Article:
This course provides instruction on the history, influence, and interpretation of graphic texts (including comics and graphic novels). Focusing on twentieth and twenty-first century western and non-western works in translation and emphasizing the diversity of the subjects and authors, the course traces the development of graphic texts, exploring their aesthetic and cultural achievement in memoir, non-fiction, and fiction.
This course traces the evolution of Indigenous American writing from its origins in the oral tradition to its varied expression in modern fiction, poetry, and non-fiction. The course will examine the ways in which world view, cosmology, myth and symbol are interwoven to create the rich fabric of Indigenous American storytelling. Students will discuss themes of recovery of identity, revision of stereotypes, resistance to colonization, the traditional connection to the land, and sovereignty, which are presented in contemporary texts. The writings will be studied in their cultural context as well as for the elements of content, style and meaning.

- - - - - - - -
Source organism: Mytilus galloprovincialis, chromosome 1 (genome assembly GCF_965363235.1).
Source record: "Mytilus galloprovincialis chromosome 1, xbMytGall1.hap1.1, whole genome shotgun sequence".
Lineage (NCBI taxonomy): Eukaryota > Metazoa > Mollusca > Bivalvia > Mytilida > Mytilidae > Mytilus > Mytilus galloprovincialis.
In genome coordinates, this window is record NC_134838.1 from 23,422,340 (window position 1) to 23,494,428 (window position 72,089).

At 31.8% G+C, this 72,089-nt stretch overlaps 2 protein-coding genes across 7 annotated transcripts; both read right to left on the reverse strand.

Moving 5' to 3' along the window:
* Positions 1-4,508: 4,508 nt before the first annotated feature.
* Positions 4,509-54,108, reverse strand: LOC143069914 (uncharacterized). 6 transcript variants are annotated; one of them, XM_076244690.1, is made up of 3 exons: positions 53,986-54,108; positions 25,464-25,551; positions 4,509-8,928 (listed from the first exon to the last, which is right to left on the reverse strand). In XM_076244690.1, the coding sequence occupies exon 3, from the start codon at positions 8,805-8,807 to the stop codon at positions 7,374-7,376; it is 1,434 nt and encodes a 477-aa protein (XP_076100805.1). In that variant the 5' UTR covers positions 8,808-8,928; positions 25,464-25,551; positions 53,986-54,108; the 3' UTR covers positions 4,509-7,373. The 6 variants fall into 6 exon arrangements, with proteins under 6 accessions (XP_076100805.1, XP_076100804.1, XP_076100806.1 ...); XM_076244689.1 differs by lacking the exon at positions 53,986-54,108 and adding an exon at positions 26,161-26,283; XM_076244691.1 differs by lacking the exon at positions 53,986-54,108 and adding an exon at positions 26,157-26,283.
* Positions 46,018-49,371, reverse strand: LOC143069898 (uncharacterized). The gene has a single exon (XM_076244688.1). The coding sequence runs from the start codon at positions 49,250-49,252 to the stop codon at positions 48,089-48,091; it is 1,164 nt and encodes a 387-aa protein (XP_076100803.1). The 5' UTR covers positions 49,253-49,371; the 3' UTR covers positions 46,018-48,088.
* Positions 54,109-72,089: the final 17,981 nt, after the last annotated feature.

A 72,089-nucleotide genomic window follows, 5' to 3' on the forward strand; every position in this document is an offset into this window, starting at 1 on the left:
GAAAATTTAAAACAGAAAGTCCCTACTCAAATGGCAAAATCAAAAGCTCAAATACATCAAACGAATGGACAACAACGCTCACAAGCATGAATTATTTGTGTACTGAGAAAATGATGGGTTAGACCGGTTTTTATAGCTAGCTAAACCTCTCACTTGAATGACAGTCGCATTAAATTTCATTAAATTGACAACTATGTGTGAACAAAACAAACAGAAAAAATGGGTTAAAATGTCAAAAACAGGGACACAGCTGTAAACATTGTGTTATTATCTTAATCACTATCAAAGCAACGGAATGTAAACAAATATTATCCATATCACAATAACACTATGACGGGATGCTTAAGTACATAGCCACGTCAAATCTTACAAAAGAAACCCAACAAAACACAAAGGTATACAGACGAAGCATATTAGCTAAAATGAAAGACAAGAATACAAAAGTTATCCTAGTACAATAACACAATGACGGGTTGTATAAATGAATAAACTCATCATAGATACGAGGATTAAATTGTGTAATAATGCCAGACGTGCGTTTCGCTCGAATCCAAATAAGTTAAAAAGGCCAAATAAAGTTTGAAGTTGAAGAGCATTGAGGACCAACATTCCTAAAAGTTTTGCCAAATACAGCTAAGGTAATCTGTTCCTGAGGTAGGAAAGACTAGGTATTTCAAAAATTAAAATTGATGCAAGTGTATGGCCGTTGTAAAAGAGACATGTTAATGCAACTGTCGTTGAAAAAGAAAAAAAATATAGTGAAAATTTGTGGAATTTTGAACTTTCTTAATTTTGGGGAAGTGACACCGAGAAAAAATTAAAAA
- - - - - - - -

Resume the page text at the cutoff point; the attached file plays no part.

The course includes short stories, slave narratives, poetry, drama, the novel, beginning with the writings from the 1700s to the present day, exploring the struggles, dreams, artistry, wit, conceptions, and perceptions of authors and of voices too long silenced.
An introduction to the major genres and themes of Chinese literature from approximately 720 BC to the Twentieth-century. Students will gain insights into the Chinese culture and society through the English translation of selected samples of poetry, short stories, novels, essays and drama.